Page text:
General Manager and Editor in Chief
Saying no to chequebook journalism
Toronto mayor Rob Ford speaks to the press. (File photo)
When news broke that there was a video supposedly showing Toronto mayor Rob Ford smoking crack cocaine, CBC News went to work to cover it. Since then, we have continued to cover all the latest news on this story.
One thing CBC News hasn't done--and will not do--is try to buy the video, which various reports say is being offered for amounts ranging from $30,000 to $200,000.
There's a lot of debate, in public and especially in the media, about whether the news value of bringing this video to light justifies the price. One newspaper columnist went into print urging her own newspaper to buy it.
Our position is clear: the CBC doesn't participate in chequebook journalism, and we would not pay for this video.
That's not to say it wouldn't be news. A lot turns on what's in the video and how genuine the images prove to be. Respected professional journalists from The Toronto Star, who viewed the video, report that they concluded that it was not faked and that the man smoking crack was indeed Toronto Mayor Rob Ford. And while the journalists may be respected, the same cannot be said about the shady - and extremely elusive - individuals who shot and marketed the video.
The journalists only viewed it, in less-than-perfect circumstances, and they'd be the first to agree that they aren't technical experts when it comes to validating the authenticity of digital video.
Make no mistake: here at CBC News we'd love to get our hands on the video--to see what's on it, to have it analyzed by our technical staff, and--with proper context--to share it with the public. What the video revealed would, one way or another, go a long way toward settling the matter. But we would not buy it in a bidding process,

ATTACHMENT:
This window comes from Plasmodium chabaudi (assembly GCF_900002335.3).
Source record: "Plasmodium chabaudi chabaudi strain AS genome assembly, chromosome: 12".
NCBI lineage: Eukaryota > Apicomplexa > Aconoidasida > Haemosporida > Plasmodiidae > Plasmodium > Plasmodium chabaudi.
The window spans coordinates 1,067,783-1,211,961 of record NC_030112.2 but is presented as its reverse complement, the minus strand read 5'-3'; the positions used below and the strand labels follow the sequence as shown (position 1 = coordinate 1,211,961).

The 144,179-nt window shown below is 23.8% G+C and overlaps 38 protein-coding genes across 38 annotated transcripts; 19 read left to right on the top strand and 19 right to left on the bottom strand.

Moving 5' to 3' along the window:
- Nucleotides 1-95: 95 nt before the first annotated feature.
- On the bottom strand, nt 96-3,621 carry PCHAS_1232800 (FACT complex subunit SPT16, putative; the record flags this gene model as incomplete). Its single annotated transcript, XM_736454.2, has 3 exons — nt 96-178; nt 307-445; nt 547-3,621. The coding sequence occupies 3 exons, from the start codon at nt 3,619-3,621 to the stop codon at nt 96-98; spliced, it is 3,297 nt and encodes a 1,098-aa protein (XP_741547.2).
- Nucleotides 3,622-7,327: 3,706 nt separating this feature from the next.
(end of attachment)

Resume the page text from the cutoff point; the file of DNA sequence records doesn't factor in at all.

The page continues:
We do pay for material. We buy archive footage and stock photos. We compensate experts. Increasingly, audience members are becoming contributors; providing photos or footage of news events. Because CBC does pay for freelance content, it may be appropriate, in some cases, to pay for authenticated content.
But this happens in cases where the circumstances around the video or stills are straightforward--say, a boater taking cellphone video of a dramatic rescue--and the sums involved are generally quite nominal. That's not the case here.
The amounts being mentioned in the "crack video" case are being demanded because someone has calculated that a media outlet will want to buy a big exclusive. Anyone who watches, reads, or listens to CBC News knows that we generate exclusives in the public interest every day, on all our platforms, and that CBC stories often lead the national news agenda.
At CBC News, we are all about exclusives--we just don't buy them.